This Wonky Guesthouse Is Like That for a Very Clever Reason

Photos by Whit Preston
exterior
credit: Whit Preston

Many believe that placing limitations, rules, and guidelines on a project can promote creativity. For Studio 512's design for an Austin, Texas guesthouse, the biggest limitation on the design — a city-wide rule dictating the maximum square feet allowed — became the driving force behind the unusual architectural build.

The rule states that the footprint for any residential guesthouse has to be less than 320 square feet. In order to stay within those confines, architect and general contractor Nicole Blair drew inspiration from Dutch and Japanese designers, devising a sharply angled, asymmetrical building that follows the law, yet functions as a large one-bedroom house.

Dubbing the project "The Hive," Blair's final result is a home that expands upward and outward (without increasing square footage), providing extra room to accommodate the movements and activities of the inhabitants.

living room
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credit: Whit Preston

A large rug from West Elm creates a square footprint in the living room. The placement of a vintage pendant purchased from eBay adds to the asymmetrical design.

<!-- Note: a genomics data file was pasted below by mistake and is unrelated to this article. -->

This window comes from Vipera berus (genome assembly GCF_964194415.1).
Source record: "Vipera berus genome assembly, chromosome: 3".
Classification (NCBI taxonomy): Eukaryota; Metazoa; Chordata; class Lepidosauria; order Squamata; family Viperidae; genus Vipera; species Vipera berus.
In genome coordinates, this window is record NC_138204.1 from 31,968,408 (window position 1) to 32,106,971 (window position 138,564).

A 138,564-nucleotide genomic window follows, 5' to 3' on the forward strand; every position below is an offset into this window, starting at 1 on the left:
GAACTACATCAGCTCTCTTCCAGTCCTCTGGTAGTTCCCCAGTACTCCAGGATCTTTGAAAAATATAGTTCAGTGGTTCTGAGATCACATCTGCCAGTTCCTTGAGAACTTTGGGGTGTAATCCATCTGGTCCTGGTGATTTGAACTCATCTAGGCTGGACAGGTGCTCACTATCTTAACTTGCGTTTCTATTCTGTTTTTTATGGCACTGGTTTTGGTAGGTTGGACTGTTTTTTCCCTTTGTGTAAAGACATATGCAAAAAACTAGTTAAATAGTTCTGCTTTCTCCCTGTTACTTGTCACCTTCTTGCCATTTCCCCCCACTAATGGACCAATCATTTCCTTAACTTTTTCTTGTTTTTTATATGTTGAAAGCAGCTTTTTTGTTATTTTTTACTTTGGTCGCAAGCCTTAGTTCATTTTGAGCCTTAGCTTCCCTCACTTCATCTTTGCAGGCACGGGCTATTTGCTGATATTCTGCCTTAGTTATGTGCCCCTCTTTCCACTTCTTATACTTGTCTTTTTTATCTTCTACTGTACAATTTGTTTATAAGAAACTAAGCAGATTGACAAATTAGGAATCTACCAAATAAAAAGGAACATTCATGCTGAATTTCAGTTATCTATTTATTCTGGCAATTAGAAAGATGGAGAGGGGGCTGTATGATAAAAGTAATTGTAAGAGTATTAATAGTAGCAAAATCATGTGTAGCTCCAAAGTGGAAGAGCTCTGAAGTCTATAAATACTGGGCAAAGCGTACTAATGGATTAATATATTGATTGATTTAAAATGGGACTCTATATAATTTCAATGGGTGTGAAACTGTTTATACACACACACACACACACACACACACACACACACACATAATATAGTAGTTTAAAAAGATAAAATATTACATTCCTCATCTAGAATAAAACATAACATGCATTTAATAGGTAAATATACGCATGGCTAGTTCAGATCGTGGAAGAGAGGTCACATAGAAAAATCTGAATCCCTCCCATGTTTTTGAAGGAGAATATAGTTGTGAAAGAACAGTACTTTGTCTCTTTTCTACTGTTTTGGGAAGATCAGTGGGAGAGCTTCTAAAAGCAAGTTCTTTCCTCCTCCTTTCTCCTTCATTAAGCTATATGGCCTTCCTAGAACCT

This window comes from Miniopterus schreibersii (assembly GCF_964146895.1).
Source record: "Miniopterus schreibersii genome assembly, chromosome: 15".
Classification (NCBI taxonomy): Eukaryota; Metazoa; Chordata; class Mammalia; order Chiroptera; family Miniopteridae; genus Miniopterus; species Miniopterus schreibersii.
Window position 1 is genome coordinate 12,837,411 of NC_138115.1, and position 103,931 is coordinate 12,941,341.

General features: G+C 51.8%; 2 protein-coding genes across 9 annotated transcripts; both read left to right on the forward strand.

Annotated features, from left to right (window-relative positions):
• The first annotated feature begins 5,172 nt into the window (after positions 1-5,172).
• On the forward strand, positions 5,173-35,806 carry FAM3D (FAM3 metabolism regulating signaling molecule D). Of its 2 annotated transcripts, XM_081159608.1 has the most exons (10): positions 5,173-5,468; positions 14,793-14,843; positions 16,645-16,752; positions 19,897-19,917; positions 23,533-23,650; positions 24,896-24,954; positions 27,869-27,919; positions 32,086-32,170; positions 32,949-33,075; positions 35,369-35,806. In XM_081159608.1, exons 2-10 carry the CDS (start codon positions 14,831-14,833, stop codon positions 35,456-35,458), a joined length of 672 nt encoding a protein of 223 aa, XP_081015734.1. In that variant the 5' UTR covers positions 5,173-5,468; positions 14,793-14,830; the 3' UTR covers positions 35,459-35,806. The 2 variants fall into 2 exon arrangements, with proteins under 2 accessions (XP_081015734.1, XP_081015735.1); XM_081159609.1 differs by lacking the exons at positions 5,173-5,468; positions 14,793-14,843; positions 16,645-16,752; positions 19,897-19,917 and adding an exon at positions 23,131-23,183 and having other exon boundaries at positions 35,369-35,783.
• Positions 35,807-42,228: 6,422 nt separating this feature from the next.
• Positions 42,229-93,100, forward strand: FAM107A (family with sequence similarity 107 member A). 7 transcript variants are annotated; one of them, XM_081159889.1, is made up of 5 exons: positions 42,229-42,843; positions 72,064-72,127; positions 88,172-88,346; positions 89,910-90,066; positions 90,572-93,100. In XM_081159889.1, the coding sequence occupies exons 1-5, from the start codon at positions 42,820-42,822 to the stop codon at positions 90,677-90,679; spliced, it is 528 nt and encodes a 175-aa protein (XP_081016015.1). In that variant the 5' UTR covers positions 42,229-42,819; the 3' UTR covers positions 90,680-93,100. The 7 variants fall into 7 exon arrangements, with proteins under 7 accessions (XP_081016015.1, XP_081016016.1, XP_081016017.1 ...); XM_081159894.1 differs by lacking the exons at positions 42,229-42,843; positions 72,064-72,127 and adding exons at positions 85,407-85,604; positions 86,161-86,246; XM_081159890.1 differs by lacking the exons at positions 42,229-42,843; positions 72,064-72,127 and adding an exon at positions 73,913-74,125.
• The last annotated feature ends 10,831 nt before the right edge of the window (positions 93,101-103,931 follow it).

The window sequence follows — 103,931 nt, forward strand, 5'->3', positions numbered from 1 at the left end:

kitchen
credit: Whit Preston

Much of the furniture in the house was provided by Scott + Cooner, including a black stool that accompanies the kitchen island.

kitchen
credit: Whit Preston

In the kitchen, walls lean outward to increase counter space. Flooring materials were sourced by Delta Millworks.

kitchen
credit: Whit Preston

The cabinet fronts in the kitchen (built by Wishtree Carpentry) are constructed from reclaimed longleaf pine. The walls are painted in Frostine by Benjamin Moore, a white paint with icy blue-green undertones.

bedroom
credit: Whit Preston

In the bedroom, painted wood shelving sits above a built-in bed outfitted in bedding from Target and a mix of pillows from Urbanspace Interiors. An IKEA planter holds a floral arrangement from Pollen Floral Art.

home office
credit: Whit Preston

At the top of the stairs, a nook became a compact office, complete with a desk with custom built-ins and a charred wood top.

bathroom
credit: Whit Preston

The exposed copper plumbing doubles as a towel rack. A three-coat traditional stucco wall delivers a grainy industrial-style texture.

bathroom
credit: Whit Preston

"The Hive" was created to follow the movement of the people who live in the house. In the shower, the walls grow narrow to allow for steam to rise.

bathroom
credit: Adam Schreiber

A Teti ceiling lamp by Vico Magistretti adorns the asymmetrical bathroom ceiling. A Kohler sink is outfitted in a faucet from IKEA.


Kate Santos

Kate Santos

Kate Santos is a writer and photographer based in Los Angeles. After interning at Dwell magazine in San Francisco, she began writing for a variety of ... more